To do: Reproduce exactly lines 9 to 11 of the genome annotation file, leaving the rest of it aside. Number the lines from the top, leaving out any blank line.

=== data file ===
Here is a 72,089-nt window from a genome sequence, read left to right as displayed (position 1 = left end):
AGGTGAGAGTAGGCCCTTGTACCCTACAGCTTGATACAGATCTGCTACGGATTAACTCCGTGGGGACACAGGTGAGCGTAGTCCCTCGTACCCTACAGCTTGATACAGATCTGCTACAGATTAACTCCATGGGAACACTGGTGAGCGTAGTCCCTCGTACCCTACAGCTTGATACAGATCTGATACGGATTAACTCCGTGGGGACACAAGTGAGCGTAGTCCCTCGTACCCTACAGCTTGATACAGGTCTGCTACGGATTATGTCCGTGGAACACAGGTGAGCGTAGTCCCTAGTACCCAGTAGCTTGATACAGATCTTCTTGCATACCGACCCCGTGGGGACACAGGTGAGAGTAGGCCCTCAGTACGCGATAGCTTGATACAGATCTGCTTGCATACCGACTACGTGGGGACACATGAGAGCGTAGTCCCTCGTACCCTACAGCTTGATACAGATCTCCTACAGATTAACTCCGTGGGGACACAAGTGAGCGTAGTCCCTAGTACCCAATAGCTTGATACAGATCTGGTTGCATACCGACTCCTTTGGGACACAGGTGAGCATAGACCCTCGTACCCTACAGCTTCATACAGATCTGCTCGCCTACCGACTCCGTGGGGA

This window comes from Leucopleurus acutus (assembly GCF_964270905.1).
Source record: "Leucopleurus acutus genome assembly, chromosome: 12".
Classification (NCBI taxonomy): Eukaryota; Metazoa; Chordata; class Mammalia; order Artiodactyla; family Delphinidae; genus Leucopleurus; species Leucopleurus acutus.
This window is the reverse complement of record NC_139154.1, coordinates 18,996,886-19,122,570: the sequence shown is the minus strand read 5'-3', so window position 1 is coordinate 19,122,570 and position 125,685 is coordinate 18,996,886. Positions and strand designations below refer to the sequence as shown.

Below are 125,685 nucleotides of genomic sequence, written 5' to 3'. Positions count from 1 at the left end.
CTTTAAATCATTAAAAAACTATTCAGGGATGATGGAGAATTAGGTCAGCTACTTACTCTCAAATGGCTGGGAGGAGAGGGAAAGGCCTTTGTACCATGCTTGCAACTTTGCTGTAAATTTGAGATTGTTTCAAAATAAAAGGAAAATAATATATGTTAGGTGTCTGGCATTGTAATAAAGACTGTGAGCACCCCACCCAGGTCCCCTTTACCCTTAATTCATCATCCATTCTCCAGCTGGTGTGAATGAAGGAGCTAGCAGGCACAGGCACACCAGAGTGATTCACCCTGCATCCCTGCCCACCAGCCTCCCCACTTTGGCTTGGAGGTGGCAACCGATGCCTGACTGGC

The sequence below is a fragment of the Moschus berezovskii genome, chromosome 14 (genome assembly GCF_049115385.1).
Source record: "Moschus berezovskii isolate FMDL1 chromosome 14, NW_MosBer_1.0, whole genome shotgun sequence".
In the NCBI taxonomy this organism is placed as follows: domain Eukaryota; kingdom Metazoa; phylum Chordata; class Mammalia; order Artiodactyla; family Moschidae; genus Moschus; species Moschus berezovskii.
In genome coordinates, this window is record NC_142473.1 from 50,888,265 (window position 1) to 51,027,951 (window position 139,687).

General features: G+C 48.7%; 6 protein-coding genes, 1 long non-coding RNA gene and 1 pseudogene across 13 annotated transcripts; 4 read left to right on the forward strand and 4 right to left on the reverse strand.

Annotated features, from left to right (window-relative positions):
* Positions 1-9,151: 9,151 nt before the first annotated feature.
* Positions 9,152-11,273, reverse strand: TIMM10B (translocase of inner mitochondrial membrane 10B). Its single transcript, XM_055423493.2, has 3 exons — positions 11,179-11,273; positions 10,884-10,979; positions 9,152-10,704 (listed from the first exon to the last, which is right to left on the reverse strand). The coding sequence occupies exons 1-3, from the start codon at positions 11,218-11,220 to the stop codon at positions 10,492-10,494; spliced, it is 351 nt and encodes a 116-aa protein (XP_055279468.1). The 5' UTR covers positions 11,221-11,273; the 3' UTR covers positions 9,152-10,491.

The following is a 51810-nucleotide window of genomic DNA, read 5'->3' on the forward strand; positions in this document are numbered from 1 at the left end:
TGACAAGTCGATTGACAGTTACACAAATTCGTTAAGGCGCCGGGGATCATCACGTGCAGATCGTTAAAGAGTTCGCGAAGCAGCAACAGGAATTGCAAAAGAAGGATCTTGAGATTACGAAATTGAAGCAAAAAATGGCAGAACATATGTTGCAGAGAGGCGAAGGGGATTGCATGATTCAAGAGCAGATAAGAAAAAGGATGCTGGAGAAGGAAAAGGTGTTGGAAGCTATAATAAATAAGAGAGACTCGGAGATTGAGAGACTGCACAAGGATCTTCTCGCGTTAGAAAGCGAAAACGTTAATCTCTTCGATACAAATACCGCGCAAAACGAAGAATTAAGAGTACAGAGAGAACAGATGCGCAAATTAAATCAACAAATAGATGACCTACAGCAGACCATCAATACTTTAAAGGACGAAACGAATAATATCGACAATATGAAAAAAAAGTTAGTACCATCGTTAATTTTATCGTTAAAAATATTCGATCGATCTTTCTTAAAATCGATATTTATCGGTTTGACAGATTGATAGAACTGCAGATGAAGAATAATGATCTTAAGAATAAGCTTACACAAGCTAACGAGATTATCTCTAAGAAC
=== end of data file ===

The sequence below is a fragment of the Moschus berezovskii genome, chromosome 14 (genome assembly GCF_049115385.1).
Source record: "Moschus berezovskii isolate FMDL1 chromosome 14, NW_MosBer_1.0, whole genome shotgun sequence".
In the NCBI taxonomy this organism is placed as follows: domain Eukaryota; kingdom Metazoa; phylum Chordata; class Mammalia; order Artiodactyla; family Moschidae; genus Moschus; species Moschus berezovskii.